_{2}molecules in the form of two routes: the dissociation of A

_{2}molecules into atoms A in the bulk phase followed by their adsorption or the adsorption of A

_{2}molecules followed by the dissociation process. Both routes are described by the rates of stages in the forward (adsorption) and reverse (desorption) directions. At equilibrium, adsorption isotherms for A

_{2}molecules and A atoms should be obtained. Moreover, the degree of surface filling θ

_{A}must be the same regardless of the route, i.e., the final equilibrium state does not depend on the way the equilibrium is reached. This fact reflects the concept of Clausius twice: the equilibrium state itself follows from the equality of the rates of the stages and for different routes, it receives a single mathematical dependence for the degree of surface filling on pressure.

_{A}corresponding to the equalities of the rates of the stages for chemisorption (ε

_{AA}< 0), without dissociation (Figure 1a) and in the presence of dissociation (Figure 1b). Here, V

_{i}= U

_{i}/K

_{i}, V

_{ii}= U

_{ii}/K

_{ii}. Each field consists of three curves for the logarithm of the concentration factors for rates of non-dissociative (Figure 1a) and dissociative desorption (Figure 1b), adsorption (curve 1), desorption (curve 2), and the logarithm of the isotherm of adsorption (curve 3, right y-axis). As in ideal systems (Section 3.2), both curves 3 are identical for non-ideal systems.

#### 3.4. The Equations of a State for Non-Ideal Systems and Their Connection with Kinetic Models

#### 3.5. Why It Is Impossible to Use Factors of Activity for AC in Kinetic Models

_{ij}. As a result of this averaging procedure, the nature of the effective interaction between particles changes: instead of repulsion, their effective attraction appears (which distorts the physical nature of the system). When the density of the system changes, the particles behave as in the case of a first-order phase transition with a nonmonotonic concentration dependence of the rate of the desorption stage.

#### 3.6. Thermodynamic Parameters of the Critical Area and the Requirement of Technologies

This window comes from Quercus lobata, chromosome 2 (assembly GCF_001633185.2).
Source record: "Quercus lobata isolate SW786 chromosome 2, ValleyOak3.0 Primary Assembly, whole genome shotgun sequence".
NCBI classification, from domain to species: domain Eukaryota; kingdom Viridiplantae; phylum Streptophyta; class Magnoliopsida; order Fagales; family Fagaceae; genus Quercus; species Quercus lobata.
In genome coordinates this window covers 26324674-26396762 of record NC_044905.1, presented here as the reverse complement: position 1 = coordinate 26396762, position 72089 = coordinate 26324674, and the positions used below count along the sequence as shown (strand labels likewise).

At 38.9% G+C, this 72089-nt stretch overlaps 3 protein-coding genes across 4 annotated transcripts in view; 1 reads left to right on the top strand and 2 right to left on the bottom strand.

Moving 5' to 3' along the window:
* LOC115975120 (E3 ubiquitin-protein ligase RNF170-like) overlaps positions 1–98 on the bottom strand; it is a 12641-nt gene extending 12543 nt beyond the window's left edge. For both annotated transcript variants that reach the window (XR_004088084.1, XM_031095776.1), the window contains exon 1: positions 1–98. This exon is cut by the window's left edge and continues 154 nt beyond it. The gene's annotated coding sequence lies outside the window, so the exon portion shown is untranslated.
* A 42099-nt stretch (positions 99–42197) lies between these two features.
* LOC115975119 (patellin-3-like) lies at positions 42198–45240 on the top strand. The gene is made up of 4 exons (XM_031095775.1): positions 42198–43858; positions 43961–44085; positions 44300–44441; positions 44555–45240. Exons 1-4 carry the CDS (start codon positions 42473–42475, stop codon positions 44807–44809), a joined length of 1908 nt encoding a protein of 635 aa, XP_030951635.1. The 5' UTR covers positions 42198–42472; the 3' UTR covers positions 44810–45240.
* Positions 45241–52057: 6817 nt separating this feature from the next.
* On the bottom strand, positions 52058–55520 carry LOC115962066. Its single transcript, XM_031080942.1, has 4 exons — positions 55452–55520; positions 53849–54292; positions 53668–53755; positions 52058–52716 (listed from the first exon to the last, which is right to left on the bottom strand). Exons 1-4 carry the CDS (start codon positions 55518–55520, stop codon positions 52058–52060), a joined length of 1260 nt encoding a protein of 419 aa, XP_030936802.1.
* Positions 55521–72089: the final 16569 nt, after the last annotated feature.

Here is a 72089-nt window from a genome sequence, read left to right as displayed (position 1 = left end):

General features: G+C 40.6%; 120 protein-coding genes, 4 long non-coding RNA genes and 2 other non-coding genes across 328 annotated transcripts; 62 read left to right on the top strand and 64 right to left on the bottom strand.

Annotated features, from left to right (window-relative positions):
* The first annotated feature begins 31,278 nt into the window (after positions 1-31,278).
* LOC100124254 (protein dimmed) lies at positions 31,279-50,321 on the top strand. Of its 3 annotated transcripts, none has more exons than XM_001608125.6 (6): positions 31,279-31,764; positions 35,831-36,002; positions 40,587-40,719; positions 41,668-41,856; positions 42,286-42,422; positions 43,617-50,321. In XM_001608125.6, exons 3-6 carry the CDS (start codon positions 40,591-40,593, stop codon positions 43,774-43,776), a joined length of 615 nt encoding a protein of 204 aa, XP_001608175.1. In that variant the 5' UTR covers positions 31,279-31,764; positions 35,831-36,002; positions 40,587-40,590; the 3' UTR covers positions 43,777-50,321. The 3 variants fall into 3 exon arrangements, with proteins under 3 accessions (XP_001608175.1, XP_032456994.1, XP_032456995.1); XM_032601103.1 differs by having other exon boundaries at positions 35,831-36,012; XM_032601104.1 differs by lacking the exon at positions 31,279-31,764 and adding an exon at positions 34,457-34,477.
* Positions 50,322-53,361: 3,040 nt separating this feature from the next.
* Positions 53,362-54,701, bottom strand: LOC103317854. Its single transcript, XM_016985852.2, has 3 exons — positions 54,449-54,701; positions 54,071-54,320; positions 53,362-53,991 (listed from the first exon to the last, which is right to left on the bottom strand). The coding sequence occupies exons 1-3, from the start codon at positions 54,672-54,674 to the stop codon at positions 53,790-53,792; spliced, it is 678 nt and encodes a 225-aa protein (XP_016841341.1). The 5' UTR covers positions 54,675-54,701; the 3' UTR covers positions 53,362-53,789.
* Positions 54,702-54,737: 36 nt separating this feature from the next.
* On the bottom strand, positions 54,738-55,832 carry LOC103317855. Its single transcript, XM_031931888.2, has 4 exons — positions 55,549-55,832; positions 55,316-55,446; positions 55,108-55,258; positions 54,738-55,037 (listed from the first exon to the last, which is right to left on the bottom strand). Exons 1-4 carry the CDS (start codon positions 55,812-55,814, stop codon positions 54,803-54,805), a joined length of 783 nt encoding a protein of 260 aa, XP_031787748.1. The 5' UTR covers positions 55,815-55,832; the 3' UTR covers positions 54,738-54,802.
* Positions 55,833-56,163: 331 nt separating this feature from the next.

_{i}on concentration components i in the vicinity of the coordinates of the critical point (P

_{cr}, T

_{cr}): ${({\partial}^{}{\mu}_{i}/\partial {n}_{i}{}^{})}_{{P}_{cr,}{T}_{cr}}=0$ and ${({\partial}^{2}{\mu}_{i}/\partial {n}_{i}{}^{2})}_{{P}_{cr,}{T}_{cr}}=0$. This peculiarity to the same extent concerns both the average field and the QCA approach in the LGM. It must be valid in any calculation method.

_{2}. On the basis of the gas-dynamic model of the impulse jet expansion of a van der Waals gas, a strategy experiment on the determination of the parameters of the “coil–globule” transition of the polymer chain in SC carbon dioxide was developed. To use the condition of constant isochoric heat capacity outside the near-critical point in modeling, it is necessary to determine the structure of the near-critical region.

_{2}in the near-critical region, the conditions of expansion corresponding to the model was determined. An experimental design (geometry and dimensions of the basic elements of the installation, and the duration of the impulse valve) was developed. Possible variants of the experiment and its data processing were discussed.

_{cr}, T

_{cr}) and the presence of large fluctuations of parameters on the supercritical isotherm, to ensure the stability of obtaining the target product.

## 4. Model of the Effective Pair Potential

#### 4.1. Internal Motions of Particles

^{3}, where the value κ is the root-mean-square displacement of the molecule from the center; it can be estimated from the theory of harmonic motions in a solid for temperatures above the Debye temperature. That is, the value of κ is found from the parameters of the paired Lennard–Jones interaction potential [139]. In the general case, for any fluid densities θ, the available volume can be estimated as the ratio V(θ)/V(θ = 0) = L(θ)

^{3}, where L(θ) = t

_{AV}+ κ t

_{AA}, where the function t

_{AA}, characterizing the conditional probability of finding two neighboring molecules A, is defined in Section 2.2. More accurate estimates of the available volume V(θ)/V(θ = 0) are possible if a geometric model [139] is used that refines different positions of neighboring molecules [139].

_{0}(1 − uT), where the function u reflects the vibrational motion of molecules. Previously, this form of dependence of the interaction parameter was considered as a convenient fitting function [119,120,121,146,147,148]. This approach [133] makes it possible to express the function u in terms of potential functions without introducing additional parameters.

#### 4.2. Vapor–Liquid Systems